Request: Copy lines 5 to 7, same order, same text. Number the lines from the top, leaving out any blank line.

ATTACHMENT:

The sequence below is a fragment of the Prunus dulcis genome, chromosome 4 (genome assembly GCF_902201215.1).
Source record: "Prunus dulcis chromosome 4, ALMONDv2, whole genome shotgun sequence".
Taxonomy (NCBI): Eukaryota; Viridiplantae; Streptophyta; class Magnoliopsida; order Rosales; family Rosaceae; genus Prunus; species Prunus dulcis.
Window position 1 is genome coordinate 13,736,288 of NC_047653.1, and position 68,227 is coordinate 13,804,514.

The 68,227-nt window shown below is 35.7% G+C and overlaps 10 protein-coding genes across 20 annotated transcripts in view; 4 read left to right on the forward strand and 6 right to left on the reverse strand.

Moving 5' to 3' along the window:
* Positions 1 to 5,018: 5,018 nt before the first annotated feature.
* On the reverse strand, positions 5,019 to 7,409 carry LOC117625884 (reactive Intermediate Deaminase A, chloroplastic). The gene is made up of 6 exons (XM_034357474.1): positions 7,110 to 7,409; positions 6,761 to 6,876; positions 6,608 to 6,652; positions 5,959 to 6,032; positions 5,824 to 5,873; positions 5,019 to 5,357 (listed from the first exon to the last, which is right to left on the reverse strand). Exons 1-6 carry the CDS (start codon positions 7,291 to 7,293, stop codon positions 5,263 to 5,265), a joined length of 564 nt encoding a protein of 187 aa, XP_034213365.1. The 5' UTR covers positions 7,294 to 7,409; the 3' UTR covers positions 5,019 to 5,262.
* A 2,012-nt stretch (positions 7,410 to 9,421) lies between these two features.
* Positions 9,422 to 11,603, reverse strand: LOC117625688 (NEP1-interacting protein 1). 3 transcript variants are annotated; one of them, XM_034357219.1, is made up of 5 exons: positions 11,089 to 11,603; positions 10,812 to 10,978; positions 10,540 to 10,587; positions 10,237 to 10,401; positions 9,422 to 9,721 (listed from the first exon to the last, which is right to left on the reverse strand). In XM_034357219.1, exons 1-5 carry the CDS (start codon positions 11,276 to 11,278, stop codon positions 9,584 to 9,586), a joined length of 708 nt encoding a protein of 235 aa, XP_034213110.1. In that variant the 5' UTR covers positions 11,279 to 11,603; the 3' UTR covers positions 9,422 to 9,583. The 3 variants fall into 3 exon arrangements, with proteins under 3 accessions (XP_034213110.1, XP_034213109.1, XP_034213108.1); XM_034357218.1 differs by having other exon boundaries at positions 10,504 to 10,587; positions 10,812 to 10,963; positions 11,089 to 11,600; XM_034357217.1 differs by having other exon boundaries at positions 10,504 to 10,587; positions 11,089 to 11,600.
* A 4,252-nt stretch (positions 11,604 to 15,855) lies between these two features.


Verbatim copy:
The 68,227-nt window shown below is 35.7% G+C and overlaps 10 protein-coding genes across 20 annotated transcripts in view; 4 read left to right on the forward strand and 6 right to left on the reverse strand.

Moving 5' to 3' along the window:
* Positions 1 to 5,018: 5,018 nt before the first annotated feature.